83

Is there a standard way in Python to titlecase a string (i.e. words start with uppercase characters, all remaining cased characters have lowercase) but leaving articles like and, in, and of lowercased?

142

There are a few problems with this. If you use split and join, some white space characters will be ignored. The built-in capitalize and title methods do not ignore white space.

>>> 'There     is a way'.title()
'There     Is A Way'

If a sentence starts with an article, you do not want the first word of a title in lowercase.

Keeping these in mind:

import re 
def title_except(s, exceptions):
    word_list = re.split(' ', s)       # re.split behaves as expected
    final = [word_list[0].capitalize()]
    for word in word_list[1:]:
        final.append(word if word in exceptions else word.capitalize())
    return " ".join(final)

articles = ['a', 'an', 'of', 'the', 'is']
print title_except('there is a    way', articles)
# There is a    Way
print title_except('a whim   of an elephant', articles)
# A Whim   of an Elephant
  • 5
    +1 for the "sentence starting with an article" case – yassin Sep 16 '10 at 19:36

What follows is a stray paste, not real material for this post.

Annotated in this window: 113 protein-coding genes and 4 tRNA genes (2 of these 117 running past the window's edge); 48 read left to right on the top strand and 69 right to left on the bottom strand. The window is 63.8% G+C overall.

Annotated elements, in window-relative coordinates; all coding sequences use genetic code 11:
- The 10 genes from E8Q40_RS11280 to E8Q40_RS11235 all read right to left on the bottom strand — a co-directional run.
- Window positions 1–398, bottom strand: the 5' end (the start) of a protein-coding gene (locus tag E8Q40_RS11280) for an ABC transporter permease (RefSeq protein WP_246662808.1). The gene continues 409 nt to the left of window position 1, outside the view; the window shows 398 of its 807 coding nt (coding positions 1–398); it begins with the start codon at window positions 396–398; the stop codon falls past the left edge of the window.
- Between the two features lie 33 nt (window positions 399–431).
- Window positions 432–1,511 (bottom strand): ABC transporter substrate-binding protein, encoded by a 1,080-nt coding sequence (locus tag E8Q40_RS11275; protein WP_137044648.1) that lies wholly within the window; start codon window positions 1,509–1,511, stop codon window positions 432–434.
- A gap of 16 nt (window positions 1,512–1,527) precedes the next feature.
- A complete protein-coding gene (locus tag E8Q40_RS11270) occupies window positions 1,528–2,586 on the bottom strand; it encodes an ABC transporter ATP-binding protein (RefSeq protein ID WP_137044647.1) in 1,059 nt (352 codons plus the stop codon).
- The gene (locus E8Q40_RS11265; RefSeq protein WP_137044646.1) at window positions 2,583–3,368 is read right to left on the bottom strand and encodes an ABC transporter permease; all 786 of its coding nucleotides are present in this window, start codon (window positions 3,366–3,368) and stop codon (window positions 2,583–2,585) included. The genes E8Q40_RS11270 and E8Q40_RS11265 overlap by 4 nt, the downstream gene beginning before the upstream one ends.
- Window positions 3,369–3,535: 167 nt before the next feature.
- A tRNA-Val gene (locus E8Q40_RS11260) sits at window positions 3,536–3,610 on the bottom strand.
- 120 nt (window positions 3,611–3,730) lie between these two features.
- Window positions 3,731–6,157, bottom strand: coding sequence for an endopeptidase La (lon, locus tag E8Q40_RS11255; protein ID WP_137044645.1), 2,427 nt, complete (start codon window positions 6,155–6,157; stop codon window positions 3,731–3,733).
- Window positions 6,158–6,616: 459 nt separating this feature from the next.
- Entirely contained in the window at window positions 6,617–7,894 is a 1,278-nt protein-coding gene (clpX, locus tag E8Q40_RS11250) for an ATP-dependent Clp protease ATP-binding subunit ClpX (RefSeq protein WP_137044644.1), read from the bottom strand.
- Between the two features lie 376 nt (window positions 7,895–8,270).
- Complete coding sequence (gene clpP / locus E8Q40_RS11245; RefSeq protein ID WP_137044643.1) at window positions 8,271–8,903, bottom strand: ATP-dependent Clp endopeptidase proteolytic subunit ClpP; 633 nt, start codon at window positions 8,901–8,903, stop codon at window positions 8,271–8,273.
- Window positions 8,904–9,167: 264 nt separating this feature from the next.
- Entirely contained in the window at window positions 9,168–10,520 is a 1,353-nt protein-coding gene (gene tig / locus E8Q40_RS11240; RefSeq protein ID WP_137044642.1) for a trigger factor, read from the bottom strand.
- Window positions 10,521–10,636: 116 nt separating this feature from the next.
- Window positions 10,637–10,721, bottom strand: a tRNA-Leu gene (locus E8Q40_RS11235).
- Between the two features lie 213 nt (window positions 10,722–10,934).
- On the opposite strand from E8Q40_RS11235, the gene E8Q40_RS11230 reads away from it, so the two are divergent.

• Why is re necessary? There's a "".split function that does the same. – wizzwizz4 Mar 19 '17 at 18:41
  • 1
    @wizzwizz4: str.split doesn't consider contiguous spaces. re.split retains spaces. So, this function doesn't eat up any spaces. – dheerosaur Mar 19 '17 at 20:01
  • @dheerosaur I thought that "".split() didn't consider them but "".split(" ") did. – wizzwizz4 Mar 19 '17 at 20:02
  • Your snippet won't work correctly for title_except('a whim of aN elephant', articles) case. You could use word.lower() in exceptions filtering condition to fix it. – Dariusz Walczak Sep 8 '17 at 7:27
47

Use the titlecase.py module! Works only for English.

>>> from titlecase import titlecase
>>> titlecase('i am a foobar bazbar')
'I Am a Foobar Bazbar'

GitHub: https://github.com/ppannuto/python-titlecase

  • 1
    The titlecase module doesn't work if the string you are converting contains a number anywhere in it. – Troy Jul 24 '13 at 23:57
  • 1
    @Troy it seems the number issue is fixed, or I did not hit your edge case. Ex: titlecase('one 4 two') -> 'One 4 Two'. Now titlecase('1one') -> '1one', but '1one'.title() -> '1One'. though this later case is an edge case and I'm not sure '1One' is the correct titling. I'm also not concerned enough to grab my grammar book. – brent.payne Sep 22 '14 at 4:53
  • Won't work in the case of "321 A BROADWAY STREET" where I get "321 a Broadway Street". Using the solution proposed by dheerosaur above produces "321 A Broadway Street". – MoreScratch Oct 28 '16 at 20:49
20

There are these methods:

>>> mytext = u'i am a foobar bazbar'
>>> print mytext.capitalize()
I am a foobar bazbar
>>> print mytext.title()
I Am A Foobar Bazbar

There's no lowercase article option. You'd have to code that yourself, probably by using a list of articles you want to lower.

  • titlecase.py lowercases articles. – TRS-80 Dec 14 '12 at 2:03
12